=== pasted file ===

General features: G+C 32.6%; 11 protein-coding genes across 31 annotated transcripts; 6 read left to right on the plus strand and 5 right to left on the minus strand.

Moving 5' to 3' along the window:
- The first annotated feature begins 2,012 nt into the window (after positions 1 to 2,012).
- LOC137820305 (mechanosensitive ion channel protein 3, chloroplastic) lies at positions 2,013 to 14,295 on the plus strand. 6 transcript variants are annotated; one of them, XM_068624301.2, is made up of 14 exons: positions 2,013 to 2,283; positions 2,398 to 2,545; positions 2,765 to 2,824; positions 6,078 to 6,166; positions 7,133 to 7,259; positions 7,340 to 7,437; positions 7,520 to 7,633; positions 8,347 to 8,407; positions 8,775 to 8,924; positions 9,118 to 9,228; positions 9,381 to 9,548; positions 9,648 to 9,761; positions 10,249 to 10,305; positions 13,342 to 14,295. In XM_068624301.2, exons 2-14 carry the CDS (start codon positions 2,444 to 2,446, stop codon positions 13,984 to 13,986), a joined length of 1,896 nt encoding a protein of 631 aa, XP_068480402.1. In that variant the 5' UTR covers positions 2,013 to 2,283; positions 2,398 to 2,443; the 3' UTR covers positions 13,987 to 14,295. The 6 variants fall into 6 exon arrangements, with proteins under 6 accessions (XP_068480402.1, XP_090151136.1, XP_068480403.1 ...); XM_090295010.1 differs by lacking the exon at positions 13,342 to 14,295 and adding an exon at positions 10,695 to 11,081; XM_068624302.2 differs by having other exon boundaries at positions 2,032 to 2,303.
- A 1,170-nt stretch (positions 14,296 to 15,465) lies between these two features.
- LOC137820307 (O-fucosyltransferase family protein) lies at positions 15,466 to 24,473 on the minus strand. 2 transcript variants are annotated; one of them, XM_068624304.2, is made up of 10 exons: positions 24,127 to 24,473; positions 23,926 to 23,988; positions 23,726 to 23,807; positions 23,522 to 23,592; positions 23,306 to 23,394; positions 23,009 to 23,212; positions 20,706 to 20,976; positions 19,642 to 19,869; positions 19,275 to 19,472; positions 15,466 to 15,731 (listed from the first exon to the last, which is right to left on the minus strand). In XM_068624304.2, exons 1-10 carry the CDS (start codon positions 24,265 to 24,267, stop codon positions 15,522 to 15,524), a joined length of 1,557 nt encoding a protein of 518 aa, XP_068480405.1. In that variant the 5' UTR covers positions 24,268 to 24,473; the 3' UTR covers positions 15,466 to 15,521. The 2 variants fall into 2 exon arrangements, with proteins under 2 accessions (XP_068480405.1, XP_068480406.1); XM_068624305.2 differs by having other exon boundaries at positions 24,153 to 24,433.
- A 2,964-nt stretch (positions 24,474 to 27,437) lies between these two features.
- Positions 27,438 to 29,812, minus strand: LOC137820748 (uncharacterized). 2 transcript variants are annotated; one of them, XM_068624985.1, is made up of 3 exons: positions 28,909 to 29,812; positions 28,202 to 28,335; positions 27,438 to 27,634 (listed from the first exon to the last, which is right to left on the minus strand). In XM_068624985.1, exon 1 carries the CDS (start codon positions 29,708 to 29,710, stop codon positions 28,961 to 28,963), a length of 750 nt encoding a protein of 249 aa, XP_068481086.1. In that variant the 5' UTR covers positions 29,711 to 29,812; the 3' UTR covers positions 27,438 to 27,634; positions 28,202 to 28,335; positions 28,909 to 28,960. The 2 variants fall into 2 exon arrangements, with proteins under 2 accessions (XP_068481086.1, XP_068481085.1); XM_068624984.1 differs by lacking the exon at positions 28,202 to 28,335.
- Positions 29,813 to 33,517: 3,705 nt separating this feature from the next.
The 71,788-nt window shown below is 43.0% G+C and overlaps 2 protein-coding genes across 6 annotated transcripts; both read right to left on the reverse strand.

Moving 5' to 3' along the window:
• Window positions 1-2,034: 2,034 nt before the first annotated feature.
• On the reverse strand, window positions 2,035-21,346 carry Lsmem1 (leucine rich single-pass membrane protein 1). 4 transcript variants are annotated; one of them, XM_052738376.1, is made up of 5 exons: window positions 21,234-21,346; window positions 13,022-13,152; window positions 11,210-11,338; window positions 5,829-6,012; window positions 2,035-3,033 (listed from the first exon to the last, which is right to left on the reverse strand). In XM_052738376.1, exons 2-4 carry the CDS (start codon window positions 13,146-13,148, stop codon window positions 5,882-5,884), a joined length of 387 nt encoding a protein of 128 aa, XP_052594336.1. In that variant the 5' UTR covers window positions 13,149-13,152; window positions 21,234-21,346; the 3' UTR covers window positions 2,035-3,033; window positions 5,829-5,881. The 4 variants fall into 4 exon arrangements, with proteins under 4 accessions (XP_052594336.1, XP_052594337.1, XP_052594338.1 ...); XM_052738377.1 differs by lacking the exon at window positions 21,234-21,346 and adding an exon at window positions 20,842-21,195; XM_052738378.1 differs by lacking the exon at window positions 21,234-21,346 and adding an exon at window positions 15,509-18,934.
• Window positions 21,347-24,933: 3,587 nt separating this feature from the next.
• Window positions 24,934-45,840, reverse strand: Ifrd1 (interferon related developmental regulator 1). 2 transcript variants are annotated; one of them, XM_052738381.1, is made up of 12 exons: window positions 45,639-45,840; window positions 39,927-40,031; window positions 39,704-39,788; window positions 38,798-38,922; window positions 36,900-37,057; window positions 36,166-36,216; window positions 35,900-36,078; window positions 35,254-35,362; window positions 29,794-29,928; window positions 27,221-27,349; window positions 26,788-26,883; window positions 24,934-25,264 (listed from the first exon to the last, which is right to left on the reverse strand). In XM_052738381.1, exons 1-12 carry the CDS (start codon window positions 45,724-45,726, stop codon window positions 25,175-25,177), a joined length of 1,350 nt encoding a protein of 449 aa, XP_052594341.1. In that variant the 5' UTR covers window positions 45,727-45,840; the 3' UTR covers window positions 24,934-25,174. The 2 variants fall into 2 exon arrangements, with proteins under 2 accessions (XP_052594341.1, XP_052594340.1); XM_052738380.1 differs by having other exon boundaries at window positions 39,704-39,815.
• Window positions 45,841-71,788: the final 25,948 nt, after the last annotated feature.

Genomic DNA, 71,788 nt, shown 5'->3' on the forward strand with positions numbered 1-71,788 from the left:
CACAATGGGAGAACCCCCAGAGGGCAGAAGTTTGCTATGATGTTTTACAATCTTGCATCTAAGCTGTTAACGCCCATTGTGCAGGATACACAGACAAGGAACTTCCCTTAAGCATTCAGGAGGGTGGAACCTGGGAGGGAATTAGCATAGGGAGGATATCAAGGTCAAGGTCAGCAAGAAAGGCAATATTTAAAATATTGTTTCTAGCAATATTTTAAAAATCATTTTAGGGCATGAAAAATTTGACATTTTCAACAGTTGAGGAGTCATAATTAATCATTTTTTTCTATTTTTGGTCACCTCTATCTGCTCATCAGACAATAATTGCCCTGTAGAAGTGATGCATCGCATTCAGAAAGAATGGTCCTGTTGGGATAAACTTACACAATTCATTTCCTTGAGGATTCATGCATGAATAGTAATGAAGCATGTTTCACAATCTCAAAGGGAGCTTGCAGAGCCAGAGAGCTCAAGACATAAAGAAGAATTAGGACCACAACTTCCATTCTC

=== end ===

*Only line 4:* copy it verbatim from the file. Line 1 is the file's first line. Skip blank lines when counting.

- LOC137820305 (mechanosensitive ion channel protein 3, chloroplastic) lies at positions 2,013 to 14,295 on the plus strand. 6 transcript variants are annotated; one of them, XM_068624301.2, is made up of 14 exons: positions 2,013 to 2,283; positions 2,398 to 2,545; positions 2,765 to 2,824; positions 6,078 to 6,166; positions 7,133 to 7,259; positions 7,340 to 7,437; positions 7,520 to 7,633; positions 8,347 to 8,407; positions 8,775 to 8,924; positions 9,118 to 9,228; positions 9,381 to 9,548; positions 9,648 to 9,761; positions 10,249 to 10,305; positions 13,342 to 14,295. In XM_068624301.2, exons 2-14 carry the CDS (start codon positions 2,444 to 2,446, stop codon positions 13,984 to 13,986), a joined length of 1,896 nt encoding a protein of 631 aa, XP_068480402.1. In that variant the 5' UTR covers positions 2,013 to 2,283; positions 2,398 to 2,443; the 3' UTR covers positions 13,987 to 14,295. The 6 variants fall into 6 exon arrangements, with proteins under 6 accessions (XP_068480402.1, XP_090151136.1, XP_068480403.1 ...); XM_090295010.1 differs by lacking the exon at positions 13,342 to 14,295 and adding an exon at positions 10,695 to 11,081; XM_068624302.2 differs by having other exon boundaries at positions 2,032 to 2,303.